Pacific Sociological Association’s 91st Annual Meetings/Conference
Thursday, March 26 to Sunday, March 29, 2020
in Eugene, Oregon, at the Graduate Hotel (formerly Hilton)
THEME: Democracy in a
President: Dennis J. Downey, CSU Channel Islands
Vice President: Ellen Reese, UC Riverside
Program Chair: Elizabeth Sowers, CSU Channel Islands
Elijah Anderson to Deliver the Sorokin Lecture
at the 2020 Meeting of the PSA
For the past few months, as most PSA members have been preparing for the 2019 meeting in Oakland, our team has been getting initial plans together for the 2020 meetings in Eugene. (That team includes Program Chair Elizabeth Sowers, Vice President-Elect Ellen Reese, and President-Elect Dennis Downey, working closely with our Executive Director Lora Bristow.) The theme of the conference will be “Democracy in a Divided Society,” and we’re working to ensure that the theme is reflected throughout the program. At this point, we’re happy to be able to share one early highlight of our preparations, and to offer a hint of more to come.
We are excited to announce that Dr. Elijah Anderson will be delivering the Sorokin Lecture at our 2020 meeting. The Sorokin Lecture Grant is awarded by the American Sociological Association to support a lecture by the recent winner of a major ASA award. Dr. Anderson earned the 2018 W.E.B. DuBois Award for his Career of Distinguished Scholarship. His published books include rich ethnographies focusing on race in American life – sociological classics such as Streetwise: Race, Class, and Change in an Urban Community(1990); Code of the Street: Decency, Violence, and the Moral Life of the Inner City (1999); and The Cosmopolitan Canopy: Race and Civility in Everyday Life(2011).
In our proposal to the ASA, we offered two primary reasons why Dr. Anderson would be such a welcome presence at our meeting. First, in recent years, the PSA has become a hotbed for ethnographic research (due largely to the vision and effort of Black Hawk Hancock), as indicated by its strong presence in our annual programs, including the innovative “ethnographers’ circles,” as well as in the special issue of Sociological Perspectives dedicated to ethnographic research (2018, 61(2)). Ethnography is a vibrant and exciting part of the PSA. Who better to tap into and to amplify that excitement than Elijah Anderson?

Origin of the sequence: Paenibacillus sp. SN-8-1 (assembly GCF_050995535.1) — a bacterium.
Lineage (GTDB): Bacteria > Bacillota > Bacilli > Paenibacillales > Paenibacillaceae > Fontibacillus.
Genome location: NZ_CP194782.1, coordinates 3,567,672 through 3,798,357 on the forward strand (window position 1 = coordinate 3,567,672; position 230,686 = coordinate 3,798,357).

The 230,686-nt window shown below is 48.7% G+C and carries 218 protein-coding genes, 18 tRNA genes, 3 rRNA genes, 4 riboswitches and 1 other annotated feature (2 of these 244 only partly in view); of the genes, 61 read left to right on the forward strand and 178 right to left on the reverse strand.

Second, Dr. Anderson’s research speaks clearly to the theme of the meeting: “Democracy in a Divided Society.” Race is one of the dominant fault lines in American society, and his body of research represents an extended exploration of the contemporary contours of race and race relations. His most recent book, The Cosmopolitan Canopy, focuses on the infrastructure that supports “civility” in urban America, and how it promotes and shapes everyday interactions across race. It is an insightful study of how we can, and sometimes do, bridge racial and other types of social divides – which will be a thematic concern of our meeting. We are confident that all of our members (not only ethnographers) will be interested in hearing from Dr. Anderson.
We are currently identifying other prominent sociologists to invite to the meeting, starting to organize some thematic panels, and pulling together a fantastic program committee to help organize your submissions into vibrant sessions. Presently, we would just like to offer some food for thought about one relevant aspect of the program theme for 2020. When we talk about a “divided society,” one of the higher level divisions occurs between urban America and rural America – what we speak of as the Urban-Rural Divide. American sociology has traditionally focused closely on understanding urban structures and processes (Elijah Anderson being a great example), but the focus on rural contexts has atrophied in recent decades – to the detriment of our discipline and its impact in contemporary debates. (It is worth noting, though, that attendees of the Oakland meeting will have the opportunity to hear from Arlie Hochschild who has recently focused her research on rural America.) In order to promote greater attention to those issues, we will be adding Rural Sociology to the submission areas for the 2020 meeting. We’re pleased that Jennifer Sherman (Washington State University) has agreed to coordinate that area of the program. If you are working on projects related to rural issues, please consider submitting in that area. And for those interested in learning more about the contours and implications of the urban-rural divide, and how it is exemplified in Oregon, we will be posting some articles and other materials on our 2020 meeting homepage (still in development). Please have a look as you start to think about the meeting in Eugene.
Of course, as you think about Eugene, you’ll naturally think about how to get there. For those in the Pacific Northwest, a less common way is to take Amtrak, which runs directly to Eugene just a couple of blocks from our conference hotel. (If you’re interested in passing through Portland, a beautiful ride down to Eugene on Amtrak takes about 2.5 hours through the beautiful Willamette Valley.) For those coming from farther away, we also wanted to let you know that our Executive Director Lora Bristow is working with a national airline to provide discounts for PSA attendees, which will reduce travel costs. (Accommodations in Eugene are also very affordable relative to larger cities where we usually meet – so we expect members’ overall costs for the 2020 meetings to be significantly less.) Lora will be providing more information about all of that in the spring newsletter.
Keep an eye out for more information about Eugene and the 2020 meeting, on the website and in the spring and fall newsletters. We look forward to sharing a lot more about the exciting opportunities we have planned for you in 2020!
Curious about Eugene, Oregon? Lots of information here: https://www.eugenecascadescoast.org/psa/